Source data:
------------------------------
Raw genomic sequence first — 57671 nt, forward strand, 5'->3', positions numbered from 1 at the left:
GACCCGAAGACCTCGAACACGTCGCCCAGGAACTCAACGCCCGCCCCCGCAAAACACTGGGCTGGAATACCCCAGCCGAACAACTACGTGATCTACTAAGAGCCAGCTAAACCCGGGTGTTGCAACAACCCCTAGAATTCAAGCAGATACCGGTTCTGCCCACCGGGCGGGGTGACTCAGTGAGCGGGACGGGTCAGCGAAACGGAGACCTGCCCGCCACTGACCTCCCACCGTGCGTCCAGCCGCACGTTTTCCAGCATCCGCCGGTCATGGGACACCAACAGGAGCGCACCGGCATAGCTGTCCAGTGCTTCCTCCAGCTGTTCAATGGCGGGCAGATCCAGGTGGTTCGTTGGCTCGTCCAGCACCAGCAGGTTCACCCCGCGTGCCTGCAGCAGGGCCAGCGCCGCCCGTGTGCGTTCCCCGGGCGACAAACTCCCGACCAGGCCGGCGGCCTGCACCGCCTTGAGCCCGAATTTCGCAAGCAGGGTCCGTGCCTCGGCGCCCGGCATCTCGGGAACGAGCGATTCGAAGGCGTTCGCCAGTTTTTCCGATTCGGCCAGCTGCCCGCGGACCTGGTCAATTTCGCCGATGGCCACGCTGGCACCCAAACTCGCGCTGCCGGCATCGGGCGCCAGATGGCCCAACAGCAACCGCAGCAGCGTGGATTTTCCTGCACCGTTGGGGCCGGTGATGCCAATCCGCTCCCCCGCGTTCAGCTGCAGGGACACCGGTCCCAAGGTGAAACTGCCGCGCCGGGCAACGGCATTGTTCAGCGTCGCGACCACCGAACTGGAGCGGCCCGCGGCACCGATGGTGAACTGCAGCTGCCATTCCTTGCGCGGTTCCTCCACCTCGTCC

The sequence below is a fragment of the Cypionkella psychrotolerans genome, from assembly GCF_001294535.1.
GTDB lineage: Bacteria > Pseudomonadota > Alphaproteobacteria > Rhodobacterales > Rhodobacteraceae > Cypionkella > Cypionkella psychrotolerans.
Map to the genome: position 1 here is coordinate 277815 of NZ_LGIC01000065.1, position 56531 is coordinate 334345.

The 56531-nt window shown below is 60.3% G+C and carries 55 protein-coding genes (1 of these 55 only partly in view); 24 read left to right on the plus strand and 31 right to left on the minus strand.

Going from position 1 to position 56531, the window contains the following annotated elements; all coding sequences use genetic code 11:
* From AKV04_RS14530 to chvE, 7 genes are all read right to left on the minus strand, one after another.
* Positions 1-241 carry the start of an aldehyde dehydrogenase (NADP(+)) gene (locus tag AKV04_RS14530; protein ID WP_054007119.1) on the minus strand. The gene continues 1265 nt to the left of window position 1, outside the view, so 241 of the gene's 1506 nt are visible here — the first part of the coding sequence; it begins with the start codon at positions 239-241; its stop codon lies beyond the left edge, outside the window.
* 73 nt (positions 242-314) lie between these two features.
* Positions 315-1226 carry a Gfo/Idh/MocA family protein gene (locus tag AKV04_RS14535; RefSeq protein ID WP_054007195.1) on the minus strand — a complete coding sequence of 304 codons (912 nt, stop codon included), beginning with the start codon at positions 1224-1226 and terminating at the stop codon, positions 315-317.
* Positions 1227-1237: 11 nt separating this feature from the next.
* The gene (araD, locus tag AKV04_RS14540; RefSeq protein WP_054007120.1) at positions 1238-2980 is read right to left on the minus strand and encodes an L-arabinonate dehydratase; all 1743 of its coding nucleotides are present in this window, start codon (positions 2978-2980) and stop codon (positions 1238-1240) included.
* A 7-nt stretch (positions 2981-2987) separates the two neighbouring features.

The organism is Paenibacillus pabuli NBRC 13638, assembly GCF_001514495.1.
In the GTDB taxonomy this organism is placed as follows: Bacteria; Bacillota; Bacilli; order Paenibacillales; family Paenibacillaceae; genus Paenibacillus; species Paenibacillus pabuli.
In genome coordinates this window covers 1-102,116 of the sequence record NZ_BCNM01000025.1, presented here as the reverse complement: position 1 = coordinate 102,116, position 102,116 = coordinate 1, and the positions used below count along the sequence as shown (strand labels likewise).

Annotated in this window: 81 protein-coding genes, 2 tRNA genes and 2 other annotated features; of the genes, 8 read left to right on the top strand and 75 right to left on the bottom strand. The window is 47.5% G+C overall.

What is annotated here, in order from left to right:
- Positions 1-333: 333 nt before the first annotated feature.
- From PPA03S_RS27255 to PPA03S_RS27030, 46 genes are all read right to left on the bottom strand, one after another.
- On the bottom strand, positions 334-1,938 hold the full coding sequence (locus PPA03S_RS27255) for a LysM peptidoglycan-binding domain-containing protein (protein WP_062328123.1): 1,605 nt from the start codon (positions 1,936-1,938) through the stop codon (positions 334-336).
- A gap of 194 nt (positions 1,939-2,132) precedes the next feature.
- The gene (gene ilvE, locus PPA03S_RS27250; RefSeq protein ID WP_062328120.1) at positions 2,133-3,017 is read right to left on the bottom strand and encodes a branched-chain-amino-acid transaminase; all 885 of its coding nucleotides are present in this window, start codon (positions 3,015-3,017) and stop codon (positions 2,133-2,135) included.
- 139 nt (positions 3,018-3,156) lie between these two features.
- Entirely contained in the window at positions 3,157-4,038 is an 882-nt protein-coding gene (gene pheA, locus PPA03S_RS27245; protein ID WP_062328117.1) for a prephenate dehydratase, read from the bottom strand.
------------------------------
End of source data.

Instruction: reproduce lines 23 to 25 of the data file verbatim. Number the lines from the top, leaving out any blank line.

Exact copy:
- A gap of 194 nt (positions 1,939-2,132) precedes the next feature.
- The gene (gene ilvE, locus PPA03S_RS27250; RefSeq protein ID WP_062328120.1) at positions 2,133-3,017 is read right to left on the bottom strand and encodes a branched-chain-amino-acid transaminase; all 885 of its coding nucleotides are present in this window, start codon (positions 3,015-3,017) and stop codon (positions 2,133-2,135) included.
- 139 nt (positions 3,018-3,156) lie between these two features.